At the bottom of the palette are three symbols. A square with a circle in it, a page like icon with the bottom left corner folded up, and a TRASH can icon. (You can guess what it's for). The page like icon is the 'NEW LAYER' icon. Allow the mouse pointer to hover over the icon and its function will 'pop up' in a little information window. Click the icon and a NEW layer called 'LAYER 1' appears above the 'Background' layer. It is BLUE because it is the ACTIVE layer. The one you'll be working on. There's a checkerboard pattern in the page area because nothing is on that new layer yet.
The BRUSH symbol means that the layer is ready to receive data, and the eyeball symbol simply means that the layer is VISIBLE.
That's right. You can have invisible layers. Why? You'll see in just a few minutes, but you've probably already guessed.
You're ready to start using TOOLS.
In the TOOL palette (at the left side of the workspace) there are 2 columns of 10 icons, a pair of overlapping squares which represent the foreground and background colors, two screen mode icons, of which the left one is 'depressed' or 'selected' by default, three 'screen mode' selection buttons and at the very bottom is a 'jump to external application' button, which you'll only use infrequently, if at all.
Select the TOP LEFT TOOL with your mouse. Left Click and HOLD the button down. A 'FLYOUT' menu appears which offers several options. That particular tool is called the 'SELECTION TOOL' and it has several modes. Let's use the RECTANGULAR selection mode first. Click the tool, be sure the rectangular dotted line icon is visible on the button after you release the mouse button, and then click and DRAG from the upper left to the lower right in your picture area, starting about 1 inch from the top and 1 inch from the left side, ending up about 1 inch from the bottom and 1 inch from the right side.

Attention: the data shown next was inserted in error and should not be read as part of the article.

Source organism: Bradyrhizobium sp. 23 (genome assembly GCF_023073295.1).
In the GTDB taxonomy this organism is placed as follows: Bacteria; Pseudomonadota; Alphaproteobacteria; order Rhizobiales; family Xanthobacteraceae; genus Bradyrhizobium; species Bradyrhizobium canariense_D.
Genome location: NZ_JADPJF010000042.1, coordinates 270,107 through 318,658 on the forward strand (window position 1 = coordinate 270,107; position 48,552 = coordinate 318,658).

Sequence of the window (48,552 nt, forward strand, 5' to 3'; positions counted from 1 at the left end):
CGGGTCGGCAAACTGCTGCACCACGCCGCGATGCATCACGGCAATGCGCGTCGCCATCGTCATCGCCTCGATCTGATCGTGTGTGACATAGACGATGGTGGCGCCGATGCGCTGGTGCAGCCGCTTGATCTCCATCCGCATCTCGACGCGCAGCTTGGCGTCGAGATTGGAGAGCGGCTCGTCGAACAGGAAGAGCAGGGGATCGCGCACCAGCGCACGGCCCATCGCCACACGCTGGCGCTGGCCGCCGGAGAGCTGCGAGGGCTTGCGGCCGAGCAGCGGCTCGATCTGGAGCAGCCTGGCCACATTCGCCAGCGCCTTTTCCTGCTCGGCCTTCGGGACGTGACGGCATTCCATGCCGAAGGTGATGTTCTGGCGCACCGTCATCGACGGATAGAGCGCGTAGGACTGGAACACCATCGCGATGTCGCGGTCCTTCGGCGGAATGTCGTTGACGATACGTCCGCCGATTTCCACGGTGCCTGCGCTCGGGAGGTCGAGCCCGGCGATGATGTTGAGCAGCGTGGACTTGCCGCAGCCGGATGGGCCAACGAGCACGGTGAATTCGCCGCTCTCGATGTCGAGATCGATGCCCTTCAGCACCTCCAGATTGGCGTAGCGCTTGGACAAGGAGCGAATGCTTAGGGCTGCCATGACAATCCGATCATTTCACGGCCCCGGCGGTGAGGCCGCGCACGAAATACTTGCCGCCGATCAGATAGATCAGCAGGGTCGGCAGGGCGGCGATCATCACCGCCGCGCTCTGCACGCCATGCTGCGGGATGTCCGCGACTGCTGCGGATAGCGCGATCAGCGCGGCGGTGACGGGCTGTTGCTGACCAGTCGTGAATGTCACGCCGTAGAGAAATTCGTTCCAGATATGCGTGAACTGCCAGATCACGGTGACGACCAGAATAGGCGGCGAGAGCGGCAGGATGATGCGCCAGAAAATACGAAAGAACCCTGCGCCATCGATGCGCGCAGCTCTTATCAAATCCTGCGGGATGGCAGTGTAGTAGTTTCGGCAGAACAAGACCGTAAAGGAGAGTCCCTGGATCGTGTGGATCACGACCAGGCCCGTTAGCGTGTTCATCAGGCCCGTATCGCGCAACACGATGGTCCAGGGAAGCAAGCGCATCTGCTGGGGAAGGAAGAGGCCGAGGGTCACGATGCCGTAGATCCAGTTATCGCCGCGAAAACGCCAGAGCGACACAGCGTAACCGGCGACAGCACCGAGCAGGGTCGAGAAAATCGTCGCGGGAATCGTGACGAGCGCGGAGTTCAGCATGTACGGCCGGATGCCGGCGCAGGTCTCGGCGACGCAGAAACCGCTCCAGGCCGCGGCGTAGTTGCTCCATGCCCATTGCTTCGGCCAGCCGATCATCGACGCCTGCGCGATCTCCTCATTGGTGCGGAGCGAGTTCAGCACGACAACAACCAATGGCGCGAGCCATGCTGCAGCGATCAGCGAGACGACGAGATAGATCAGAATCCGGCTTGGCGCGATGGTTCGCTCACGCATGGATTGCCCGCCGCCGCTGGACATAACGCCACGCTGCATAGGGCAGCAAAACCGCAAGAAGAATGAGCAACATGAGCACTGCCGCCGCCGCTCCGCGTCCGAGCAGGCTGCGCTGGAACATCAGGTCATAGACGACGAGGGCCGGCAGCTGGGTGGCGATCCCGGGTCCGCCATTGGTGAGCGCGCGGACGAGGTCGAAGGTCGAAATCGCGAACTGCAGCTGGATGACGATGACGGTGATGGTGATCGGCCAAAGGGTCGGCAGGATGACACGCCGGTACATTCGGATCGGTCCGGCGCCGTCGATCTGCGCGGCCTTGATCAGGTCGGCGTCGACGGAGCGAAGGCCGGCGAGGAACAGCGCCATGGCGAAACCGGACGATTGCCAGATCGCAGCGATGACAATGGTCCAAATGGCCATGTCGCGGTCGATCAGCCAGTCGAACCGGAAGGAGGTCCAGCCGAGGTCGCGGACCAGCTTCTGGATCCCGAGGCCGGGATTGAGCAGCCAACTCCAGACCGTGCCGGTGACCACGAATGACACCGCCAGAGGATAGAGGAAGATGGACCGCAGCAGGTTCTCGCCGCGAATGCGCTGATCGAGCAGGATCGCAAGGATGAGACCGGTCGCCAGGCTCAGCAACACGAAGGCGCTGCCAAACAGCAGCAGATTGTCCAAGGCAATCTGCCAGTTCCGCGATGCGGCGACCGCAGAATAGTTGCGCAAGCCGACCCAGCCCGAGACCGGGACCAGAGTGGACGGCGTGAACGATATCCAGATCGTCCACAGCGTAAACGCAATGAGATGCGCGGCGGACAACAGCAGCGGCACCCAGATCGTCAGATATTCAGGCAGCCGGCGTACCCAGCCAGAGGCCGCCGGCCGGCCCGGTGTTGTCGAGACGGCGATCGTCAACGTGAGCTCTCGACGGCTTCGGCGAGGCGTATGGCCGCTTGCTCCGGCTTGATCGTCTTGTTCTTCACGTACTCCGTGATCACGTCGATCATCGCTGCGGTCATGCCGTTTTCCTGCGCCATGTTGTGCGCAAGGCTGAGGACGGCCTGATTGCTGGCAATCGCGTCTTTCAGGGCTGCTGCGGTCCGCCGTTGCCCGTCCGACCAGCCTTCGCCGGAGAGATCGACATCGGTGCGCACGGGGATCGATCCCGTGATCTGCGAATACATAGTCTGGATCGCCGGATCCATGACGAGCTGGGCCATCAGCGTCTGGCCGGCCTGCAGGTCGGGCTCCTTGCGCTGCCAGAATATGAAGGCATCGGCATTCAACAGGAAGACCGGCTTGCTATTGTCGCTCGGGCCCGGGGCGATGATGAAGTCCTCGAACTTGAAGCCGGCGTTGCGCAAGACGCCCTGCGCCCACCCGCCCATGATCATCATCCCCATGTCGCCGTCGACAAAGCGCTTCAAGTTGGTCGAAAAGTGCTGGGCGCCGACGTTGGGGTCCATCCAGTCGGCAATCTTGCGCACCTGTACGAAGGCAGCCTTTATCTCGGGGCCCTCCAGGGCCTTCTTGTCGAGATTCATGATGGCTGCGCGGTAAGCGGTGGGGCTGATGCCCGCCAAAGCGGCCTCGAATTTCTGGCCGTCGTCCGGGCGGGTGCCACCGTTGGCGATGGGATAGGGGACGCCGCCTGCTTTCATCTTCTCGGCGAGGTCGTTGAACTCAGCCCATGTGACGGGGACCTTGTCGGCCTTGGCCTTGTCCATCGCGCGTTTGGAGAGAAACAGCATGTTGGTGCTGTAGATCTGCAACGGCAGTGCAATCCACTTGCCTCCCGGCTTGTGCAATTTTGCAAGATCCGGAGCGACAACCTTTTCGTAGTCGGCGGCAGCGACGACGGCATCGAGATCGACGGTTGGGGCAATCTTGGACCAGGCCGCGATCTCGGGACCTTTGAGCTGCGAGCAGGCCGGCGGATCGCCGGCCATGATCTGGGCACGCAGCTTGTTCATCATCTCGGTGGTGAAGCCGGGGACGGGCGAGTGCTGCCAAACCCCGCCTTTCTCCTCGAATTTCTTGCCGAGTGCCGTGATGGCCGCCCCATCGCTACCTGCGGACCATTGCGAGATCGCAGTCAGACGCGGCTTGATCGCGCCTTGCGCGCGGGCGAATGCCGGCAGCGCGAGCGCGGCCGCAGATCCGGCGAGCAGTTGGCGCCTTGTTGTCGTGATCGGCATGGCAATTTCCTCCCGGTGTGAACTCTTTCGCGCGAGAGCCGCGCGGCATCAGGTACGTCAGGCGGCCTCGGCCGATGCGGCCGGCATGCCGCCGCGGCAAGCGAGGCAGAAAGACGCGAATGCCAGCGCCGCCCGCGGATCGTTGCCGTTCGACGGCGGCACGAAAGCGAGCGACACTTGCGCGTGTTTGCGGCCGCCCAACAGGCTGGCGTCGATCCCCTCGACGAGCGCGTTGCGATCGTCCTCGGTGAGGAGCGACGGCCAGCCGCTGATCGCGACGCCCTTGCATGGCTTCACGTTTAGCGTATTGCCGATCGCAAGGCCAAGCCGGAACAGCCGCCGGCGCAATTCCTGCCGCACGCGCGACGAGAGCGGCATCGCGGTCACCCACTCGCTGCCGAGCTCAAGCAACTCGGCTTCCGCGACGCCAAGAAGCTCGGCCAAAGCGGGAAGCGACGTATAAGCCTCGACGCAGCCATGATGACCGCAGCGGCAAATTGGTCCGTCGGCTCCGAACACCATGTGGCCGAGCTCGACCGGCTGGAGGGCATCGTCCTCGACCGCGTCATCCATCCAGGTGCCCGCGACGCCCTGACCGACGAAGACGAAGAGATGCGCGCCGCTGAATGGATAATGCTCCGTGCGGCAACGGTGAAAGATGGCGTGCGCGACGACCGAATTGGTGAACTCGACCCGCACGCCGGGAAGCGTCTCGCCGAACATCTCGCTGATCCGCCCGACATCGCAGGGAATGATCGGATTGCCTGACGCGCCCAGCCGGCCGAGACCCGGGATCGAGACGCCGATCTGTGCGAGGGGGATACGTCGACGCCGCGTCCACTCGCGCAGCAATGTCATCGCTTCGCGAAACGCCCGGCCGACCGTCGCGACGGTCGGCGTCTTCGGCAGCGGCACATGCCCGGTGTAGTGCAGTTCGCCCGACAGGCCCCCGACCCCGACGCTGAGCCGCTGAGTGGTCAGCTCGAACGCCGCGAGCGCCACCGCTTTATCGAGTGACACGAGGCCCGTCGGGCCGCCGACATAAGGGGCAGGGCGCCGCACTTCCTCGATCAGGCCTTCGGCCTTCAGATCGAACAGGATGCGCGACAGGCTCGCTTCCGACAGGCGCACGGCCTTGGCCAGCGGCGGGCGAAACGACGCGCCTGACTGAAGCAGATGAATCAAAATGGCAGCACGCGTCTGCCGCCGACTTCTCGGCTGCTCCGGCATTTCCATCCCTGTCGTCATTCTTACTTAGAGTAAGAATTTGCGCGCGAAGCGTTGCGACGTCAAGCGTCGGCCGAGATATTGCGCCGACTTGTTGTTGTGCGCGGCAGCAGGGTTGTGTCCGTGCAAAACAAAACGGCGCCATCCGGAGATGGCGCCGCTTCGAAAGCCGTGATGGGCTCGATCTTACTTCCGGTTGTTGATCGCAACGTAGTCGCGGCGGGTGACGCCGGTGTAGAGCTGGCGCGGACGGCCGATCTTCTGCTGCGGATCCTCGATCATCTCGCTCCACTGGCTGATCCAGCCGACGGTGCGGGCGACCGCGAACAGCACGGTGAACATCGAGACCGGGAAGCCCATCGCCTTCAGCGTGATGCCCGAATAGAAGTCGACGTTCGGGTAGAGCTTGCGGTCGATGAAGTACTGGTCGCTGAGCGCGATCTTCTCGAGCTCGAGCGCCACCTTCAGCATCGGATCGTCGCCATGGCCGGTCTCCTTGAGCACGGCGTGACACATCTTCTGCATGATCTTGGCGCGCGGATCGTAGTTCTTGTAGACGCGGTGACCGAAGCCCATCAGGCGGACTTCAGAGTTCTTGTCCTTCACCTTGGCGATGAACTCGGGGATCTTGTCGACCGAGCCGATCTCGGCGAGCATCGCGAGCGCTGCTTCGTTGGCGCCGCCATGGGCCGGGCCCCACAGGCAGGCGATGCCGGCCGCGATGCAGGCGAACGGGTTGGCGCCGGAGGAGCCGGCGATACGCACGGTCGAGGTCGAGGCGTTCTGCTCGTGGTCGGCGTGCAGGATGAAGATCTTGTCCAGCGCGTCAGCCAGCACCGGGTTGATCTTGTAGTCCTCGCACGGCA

NOW. Click the little black and white squares below the backqround/foreground colors palette (near the bottom of the tool box) and you'll see the two squares change color. The top left square is BLACK and the bottom right square is WHITE. These are the DEFAULT colors for the foreground (top left square since it's on top) and background (bottom right square, since it's on the bottom).
Right above the color display is a hand icon, and just above THAT is a PAINTBUCKET icon.
Click the paint bucket icon to select it. It's also called the FILL TOOL.
Move your mouse cursor into the area bounded by the rectangular selection you made a minute ago. Click the mouse anywhere inside the selected area. It immediately fills with the foreground color (in this case, BLACK).
Now you will learn why layers can become invisible. Click the little 'eyeball' icon beside the image of your picture in the 'LAYER' palette.
Your black rectangle disappears (becomes invisible) revealing the contents of the layer beneath it (in this case, the original white background).
This is a lot of information to absorb in one sitting. It's a lot easier to do if you do it with someone else reading the instructions to you, but you CAN learn Photoshop one tool at a time, by reading one STEP at a time and learning the principles in related groups of operations.
That's what this series of articles will assist you in doing. There will be another article ready to release soon, so check back often, as the steps build on one another, and you don't want to miss anything. Keep Photoshop warm. It's a great application and you'll enjoy it immensely.